By Camilla Hay, Senior Digital Account Executive
My friend recently sent a screenshot highlighting that she had been shown an ad for a brand she had previously searched for. She thought it was silly and couldn’t understand why she needed to be shown an ad for something she was actively searching for anyway. So, this got me thinking, as there are many reasons for it, enough for an article, in fact!
Therefore, I will use this article to discuss why it’s sometimes important and worthwhile to bid on your brand terms. Google’s rules are ever-changing, and a more recent shift towards broad and phrase match is generating an increased risk of competition. These shifts make this discussion increasingly relevant each year.
Firstly, it’s worth reminding those of you who are less familiar with what it means to bid on terms on paid search. Essentially, every search you make on a search engine such as Google is likely to have an auction in the background for the best spot in the search results. You’ll notice that some results will say “sponsored” next to them, and this highlights that money is being bid on the keyword you have searched (or a match of) to get that spot on your screen. The more you bid, the more likely you are to show on the first page of the results. The more competition there is, the more you’ll need to bid to get that top spot.
You may still wonder why you need to bid on your brand terms. One of the most important things to highlight is that it is highly likely that competitors will be bidding on your terms. Therefore, if you are not bidding, their search results may appear higher than yours, and users may click on their site for what they’re looking for instead of yours. There are some great examples of competitors doing clever stunts with search advertising. This includes Gymbox, which has recently run search ads against competitor searches. For example, a search for “third space gym” would return a Gymbox ad with copy “Third? Never. You’ll always be #1 at Gymbox.” With recent changes to Google’s use of AI, and the introduction of capabilities such as Performance Max, this competition risk grows daily.
Linking to the previous Gymbox example, paid search is an excellent way to have more control over how your brand is displayed in search results. Not only can you tailor the headline of your search result, but you also have control over additional site links (directing users to specific sites on your page), image extensions and so on, which can help you grab the attention of searchers as they scroll. Google processes more than 8.5 billion searches daily, steadily increasing YoY since 1998. Statistics like this again highlight the competitive landscape of search today and the need to think carefully about how your search results portray your brand.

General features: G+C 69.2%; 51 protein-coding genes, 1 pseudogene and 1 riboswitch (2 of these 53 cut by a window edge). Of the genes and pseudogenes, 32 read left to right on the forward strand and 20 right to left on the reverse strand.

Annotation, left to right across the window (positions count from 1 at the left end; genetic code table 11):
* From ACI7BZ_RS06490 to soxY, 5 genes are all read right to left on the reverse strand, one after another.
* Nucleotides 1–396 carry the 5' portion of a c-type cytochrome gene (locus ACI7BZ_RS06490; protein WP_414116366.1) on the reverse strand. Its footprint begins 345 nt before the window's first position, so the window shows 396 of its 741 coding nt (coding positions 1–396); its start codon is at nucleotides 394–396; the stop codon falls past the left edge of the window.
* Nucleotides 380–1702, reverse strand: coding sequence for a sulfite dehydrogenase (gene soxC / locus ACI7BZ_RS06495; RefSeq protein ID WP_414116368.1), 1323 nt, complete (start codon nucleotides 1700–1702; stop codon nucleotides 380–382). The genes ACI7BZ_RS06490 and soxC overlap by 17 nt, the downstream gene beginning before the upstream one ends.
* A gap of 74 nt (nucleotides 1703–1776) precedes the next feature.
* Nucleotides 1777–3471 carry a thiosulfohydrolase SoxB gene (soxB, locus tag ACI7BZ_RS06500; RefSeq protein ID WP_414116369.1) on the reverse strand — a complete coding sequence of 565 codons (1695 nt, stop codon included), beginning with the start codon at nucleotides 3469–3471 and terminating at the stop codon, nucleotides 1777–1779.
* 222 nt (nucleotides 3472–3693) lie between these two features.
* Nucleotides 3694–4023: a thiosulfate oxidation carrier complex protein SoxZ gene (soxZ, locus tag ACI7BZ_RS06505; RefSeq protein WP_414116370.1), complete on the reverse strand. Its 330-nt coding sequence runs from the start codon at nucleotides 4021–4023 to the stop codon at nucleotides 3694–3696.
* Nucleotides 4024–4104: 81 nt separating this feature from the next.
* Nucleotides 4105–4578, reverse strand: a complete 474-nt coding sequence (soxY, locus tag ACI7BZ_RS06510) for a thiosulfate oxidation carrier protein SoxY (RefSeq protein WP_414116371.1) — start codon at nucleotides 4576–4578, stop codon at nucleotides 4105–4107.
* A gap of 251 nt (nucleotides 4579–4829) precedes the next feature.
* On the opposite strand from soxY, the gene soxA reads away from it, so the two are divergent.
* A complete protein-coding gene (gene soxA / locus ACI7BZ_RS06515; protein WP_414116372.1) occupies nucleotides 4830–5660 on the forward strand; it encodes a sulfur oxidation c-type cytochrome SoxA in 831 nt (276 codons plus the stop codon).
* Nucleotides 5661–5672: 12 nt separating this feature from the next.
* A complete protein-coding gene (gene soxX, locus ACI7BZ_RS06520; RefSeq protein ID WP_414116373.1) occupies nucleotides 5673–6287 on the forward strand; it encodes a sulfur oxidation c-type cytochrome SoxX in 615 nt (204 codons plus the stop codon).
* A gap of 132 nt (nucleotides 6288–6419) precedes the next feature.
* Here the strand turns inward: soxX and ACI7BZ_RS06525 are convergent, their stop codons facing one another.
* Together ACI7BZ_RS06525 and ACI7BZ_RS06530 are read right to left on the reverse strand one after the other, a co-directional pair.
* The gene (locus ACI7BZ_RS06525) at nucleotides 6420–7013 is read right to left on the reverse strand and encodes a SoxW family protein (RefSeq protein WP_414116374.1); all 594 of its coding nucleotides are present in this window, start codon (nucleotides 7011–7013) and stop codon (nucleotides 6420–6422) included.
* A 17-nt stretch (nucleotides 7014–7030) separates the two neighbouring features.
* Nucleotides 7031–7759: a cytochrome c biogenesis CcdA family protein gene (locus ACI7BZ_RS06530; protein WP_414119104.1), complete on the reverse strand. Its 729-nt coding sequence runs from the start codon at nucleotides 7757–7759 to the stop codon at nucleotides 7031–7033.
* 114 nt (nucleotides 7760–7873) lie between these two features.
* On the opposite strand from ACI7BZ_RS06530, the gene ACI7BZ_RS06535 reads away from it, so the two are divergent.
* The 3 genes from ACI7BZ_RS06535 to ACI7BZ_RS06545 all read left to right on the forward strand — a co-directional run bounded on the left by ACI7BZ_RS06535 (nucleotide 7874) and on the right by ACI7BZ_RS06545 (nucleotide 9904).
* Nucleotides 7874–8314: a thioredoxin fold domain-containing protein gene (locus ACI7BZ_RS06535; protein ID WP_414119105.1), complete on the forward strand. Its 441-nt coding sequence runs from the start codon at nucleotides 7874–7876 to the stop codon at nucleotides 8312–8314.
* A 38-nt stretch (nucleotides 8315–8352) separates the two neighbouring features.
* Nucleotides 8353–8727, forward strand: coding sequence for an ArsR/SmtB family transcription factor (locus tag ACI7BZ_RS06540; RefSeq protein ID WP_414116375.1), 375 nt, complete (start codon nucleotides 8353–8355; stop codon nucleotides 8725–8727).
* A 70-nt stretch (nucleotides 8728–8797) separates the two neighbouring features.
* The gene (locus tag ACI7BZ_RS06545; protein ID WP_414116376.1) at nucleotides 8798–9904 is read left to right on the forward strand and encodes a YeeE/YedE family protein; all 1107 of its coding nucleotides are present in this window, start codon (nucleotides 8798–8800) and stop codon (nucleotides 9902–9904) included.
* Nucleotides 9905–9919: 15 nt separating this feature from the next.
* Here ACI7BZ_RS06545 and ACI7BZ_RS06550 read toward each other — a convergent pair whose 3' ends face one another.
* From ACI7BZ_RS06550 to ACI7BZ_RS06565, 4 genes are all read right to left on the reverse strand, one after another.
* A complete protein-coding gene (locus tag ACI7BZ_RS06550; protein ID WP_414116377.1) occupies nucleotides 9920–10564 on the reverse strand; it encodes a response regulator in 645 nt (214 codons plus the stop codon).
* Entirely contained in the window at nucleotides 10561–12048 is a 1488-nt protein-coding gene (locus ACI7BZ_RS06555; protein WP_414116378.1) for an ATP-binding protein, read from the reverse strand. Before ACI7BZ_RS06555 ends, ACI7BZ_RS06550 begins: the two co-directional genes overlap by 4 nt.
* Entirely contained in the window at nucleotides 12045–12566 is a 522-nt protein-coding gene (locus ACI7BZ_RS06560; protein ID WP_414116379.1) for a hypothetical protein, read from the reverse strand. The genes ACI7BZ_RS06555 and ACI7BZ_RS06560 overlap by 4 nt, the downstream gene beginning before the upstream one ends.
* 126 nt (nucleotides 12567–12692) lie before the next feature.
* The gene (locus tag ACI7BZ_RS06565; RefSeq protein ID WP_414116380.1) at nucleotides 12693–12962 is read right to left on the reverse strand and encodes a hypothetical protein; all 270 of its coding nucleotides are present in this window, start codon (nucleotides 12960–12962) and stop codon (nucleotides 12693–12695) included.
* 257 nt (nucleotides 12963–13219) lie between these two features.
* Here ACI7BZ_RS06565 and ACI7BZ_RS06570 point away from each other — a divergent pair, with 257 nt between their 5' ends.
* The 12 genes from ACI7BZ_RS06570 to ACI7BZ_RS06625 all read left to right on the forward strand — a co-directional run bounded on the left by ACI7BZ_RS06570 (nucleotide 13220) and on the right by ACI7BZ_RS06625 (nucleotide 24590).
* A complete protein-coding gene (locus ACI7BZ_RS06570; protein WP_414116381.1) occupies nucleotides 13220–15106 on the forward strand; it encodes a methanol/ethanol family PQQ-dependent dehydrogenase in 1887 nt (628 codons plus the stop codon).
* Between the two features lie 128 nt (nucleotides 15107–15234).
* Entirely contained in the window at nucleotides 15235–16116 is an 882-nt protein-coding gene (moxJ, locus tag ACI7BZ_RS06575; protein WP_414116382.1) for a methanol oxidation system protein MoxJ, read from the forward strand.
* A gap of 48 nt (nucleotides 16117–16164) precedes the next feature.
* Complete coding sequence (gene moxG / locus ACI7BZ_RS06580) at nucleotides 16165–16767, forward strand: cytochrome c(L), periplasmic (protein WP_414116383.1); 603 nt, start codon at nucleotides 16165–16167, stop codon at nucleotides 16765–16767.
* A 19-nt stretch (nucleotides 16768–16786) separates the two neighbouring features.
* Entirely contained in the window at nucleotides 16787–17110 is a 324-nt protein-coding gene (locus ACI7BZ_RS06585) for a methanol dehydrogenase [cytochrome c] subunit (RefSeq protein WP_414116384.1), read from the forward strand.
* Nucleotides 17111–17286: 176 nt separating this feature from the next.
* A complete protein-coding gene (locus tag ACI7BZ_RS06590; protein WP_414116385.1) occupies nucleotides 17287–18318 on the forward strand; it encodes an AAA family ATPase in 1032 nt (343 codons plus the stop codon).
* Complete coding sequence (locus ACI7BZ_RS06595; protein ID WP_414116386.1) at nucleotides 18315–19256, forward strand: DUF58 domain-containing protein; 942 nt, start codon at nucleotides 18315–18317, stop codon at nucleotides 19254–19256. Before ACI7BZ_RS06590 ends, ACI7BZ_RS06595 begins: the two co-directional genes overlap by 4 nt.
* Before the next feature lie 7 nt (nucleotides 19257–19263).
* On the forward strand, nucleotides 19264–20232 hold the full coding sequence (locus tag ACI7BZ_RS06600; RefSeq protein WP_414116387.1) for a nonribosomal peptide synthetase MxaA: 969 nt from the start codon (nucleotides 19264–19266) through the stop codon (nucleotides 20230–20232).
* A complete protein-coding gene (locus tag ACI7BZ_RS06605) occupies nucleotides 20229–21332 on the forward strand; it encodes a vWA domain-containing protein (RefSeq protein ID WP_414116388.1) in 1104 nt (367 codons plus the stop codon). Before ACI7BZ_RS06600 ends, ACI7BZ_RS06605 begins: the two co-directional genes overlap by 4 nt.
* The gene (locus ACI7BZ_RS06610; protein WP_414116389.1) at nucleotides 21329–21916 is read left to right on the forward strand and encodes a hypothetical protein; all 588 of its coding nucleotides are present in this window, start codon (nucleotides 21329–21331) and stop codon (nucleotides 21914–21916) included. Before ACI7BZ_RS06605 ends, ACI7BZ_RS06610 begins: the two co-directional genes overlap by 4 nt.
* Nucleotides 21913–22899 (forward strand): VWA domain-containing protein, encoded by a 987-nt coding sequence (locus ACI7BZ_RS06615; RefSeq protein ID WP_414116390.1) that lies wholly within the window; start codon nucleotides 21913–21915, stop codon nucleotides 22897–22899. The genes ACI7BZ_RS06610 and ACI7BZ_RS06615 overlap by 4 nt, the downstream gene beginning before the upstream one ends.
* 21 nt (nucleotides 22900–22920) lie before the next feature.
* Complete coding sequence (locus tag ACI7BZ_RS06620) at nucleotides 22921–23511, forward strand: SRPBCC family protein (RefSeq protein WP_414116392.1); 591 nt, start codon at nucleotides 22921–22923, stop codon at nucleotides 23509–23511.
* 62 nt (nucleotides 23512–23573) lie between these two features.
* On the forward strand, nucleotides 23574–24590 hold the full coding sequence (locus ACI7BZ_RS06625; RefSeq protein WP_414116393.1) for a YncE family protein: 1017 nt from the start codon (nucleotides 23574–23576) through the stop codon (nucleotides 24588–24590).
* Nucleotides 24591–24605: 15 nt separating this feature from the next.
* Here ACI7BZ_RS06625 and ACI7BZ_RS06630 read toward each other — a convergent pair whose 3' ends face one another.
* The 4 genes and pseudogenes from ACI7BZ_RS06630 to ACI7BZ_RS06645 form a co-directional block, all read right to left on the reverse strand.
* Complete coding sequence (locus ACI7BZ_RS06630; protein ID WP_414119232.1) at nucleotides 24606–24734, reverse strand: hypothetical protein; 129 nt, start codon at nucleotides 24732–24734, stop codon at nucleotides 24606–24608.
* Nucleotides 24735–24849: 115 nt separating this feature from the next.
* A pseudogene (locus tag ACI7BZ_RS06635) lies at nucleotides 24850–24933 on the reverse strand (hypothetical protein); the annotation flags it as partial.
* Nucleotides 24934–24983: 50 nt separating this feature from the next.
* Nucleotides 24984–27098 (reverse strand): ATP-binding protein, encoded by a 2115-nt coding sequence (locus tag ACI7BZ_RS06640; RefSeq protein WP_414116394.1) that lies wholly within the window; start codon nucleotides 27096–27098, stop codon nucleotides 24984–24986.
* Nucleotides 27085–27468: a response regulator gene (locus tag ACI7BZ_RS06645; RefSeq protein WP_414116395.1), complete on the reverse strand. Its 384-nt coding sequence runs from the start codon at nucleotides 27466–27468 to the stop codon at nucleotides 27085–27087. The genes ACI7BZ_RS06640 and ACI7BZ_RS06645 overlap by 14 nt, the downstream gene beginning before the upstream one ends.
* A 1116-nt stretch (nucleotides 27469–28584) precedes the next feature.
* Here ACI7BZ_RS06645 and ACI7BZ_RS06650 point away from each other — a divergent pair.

Another key point is that search can be a great way to mop up delayed conversions from paid and organic social activity. When we’re shown an ad from paid social activity, we’re encouraged to take action but are not in a position to do so right that second. For example, you want to buy those shoes, but your debit card is upstairs, and the moment has passed. You then think about those shoes again but no longer have the ad or content in front of you. You will likely go on to the search engine of your choice to find the brand and item. As the advertiser, if you have bid on your brand terms, you can be more confident that these scenarios will lead the user to your site. If you don’t, they may be presented with a competitor ad and find an alternative on their site instead.
Furthermore, with the depreciation of cookies in 2023 and beyond, it is increasingly important to be able to look at attribution across all channels. Utilising Google as part of the funnel will ensure advertisers can own the conversions they’ve driven. That said, there are some instances where you may choose not to bid on your brand terms. For example, if you’ve got a particularly high-quality search engine optimisation, if no competitors are bidding on your brand terms or if your budgets are limited.
To conclude, and to answer the question, “Why should I bid on my own brand terms?” the key factor which has cropped up throughout this campaign is competition. With the increasing shifts in Google’s AI and the rising numbers of search engine users, it is becoming ever more important to put strategies in place to ensure you are competitive on these platforms. Whilst it’s not always the case, often bidding on your brand terms can be a good initial step in ensuring you hold onto your share of voice as well as market share via the search engines.